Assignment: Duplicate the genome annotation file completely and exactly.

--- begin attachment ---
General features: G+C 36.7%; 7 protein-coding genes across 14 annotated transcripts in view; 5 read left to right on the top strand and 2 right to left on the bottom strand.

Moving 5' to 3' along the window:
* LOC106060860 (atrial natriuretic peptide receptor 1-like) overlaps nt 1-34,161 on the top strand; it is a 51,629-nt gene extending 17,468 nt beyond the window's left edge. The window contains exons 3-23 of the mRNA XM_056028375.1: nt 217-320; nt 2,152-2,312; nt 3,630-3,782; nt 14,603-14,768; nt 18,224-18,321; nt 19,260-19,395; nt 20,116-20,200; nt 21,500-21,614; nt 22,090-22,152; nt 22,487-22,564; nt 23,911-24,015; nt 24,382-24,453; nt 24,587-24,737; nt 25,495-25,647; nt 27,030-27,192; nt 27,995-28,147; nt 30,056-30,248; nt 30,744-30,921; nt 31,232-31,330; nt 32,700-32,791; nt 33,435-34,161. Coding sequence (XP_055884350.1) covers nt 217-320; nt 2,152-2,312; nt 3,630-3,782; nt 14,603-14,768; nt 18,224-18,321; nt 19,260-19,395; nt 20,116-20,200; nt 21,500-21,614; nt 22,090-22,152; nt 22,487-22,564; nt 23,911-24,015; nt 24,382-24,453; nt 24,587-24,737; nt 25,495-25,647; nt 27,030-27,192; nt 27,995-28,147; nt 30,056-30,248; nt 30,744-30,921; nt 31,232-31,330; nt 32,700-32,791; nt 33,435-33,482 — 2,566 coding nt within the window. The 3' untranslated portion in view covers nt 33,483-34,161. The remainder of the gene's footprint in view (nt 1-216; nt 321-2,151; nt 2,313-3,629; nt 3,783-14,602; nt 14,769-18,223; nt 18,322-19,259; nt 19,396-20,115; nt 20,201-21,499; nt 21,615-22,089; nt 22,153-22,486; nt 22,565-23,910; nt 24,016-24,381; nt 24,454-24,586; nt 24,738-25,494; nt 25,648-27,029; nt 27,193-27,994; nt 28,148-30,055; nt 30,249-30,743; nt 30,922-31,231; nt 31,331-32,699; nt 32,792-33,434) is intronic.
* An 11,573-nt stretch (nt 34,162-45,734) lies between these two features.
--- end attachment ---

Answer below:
General features: G+C 36.7%; 7 protein-coding genes across 14 annotated transcripts in view; 5 read left to right on the top strand and 2 right to left on the bottom strand.

Moving 5' to 3' along the window:
* LOC106060860 (atrial natriuretic peptide receptor 1-like) overlaps nt 1-34,161 on the top strand; it is a 51,629-nt gene extending 17,468 nt beyond the window's left edge. The window contains exons 3-23 of the mRNA XM_056028375.1: nt 217-320; nt 2,152-2,312; nt 3,630-3,782; nt 14,603-14,768; nt 18,224-18,321; nt 19,260-19,395; nt 20,116-20,200; nt 21,500-21,614; nt 22,090-22,152; nt 22,487-22,564; nt 23,911-24,015; nt 24,382-24,453; nt 24,587-24,737; nt 25,495-25,647; nt 27,030-27,192; nt 27,995-28,147; nt 30,056-30,248; nt 30,744-30,921; nt 31,232-31,330; nt 32,700-32,791; nt 33,435-34,161. Coding sequence (XP_055884350.1) covers nt 217-320; nt 2,152-2,312; nt 3,630-3,782; nt 14,603-14,768; nt 18,224-18,321; nt 19,260-19,395; nt 20,116-20,200; nt 21,500-21,614; nt 22,090-22,152; nt 22,487-22,564; nt 23,911-24,015; nt 24,382-24,453; nt 24,587-24,737; nt 25,495-25,647; nt 27,030-27,192; nt 27,995-28,147; nt 30,056-30,248; nt 30,744-30,921; nt 31,232-31,330; nt 32,700-32,791; nt 33,435-33,482 — 2,566 coding nt within the window. The 3' untranslated portion in view covers nt 33,483-34,161. The remainder of the gene's footprint in view (nt 1-216; nt 321-2,151; nt 2,313-3,629; nt 3,783-14,602; nt 14,769-18,223; nt 18,322-19,259; nt 19,396-20,115; nt 20,201-21,499; nt 21,615-22,089; nt 22,153-22,486; nt 22,565-23,910; nt 24,016-24,381; nt 24,454-24,586; nt 24,738-25,494; nt 25,648-27,029; nt 27,193-27,994; nt 28,148-30,055; nt 30,249-30,743; nt 30,922-31,231; nt 31,331-32,699; nt 32,792-33,434) is intronic.
* An 11,573-nt stretch (nt 34,162-45,734) lies between these two features.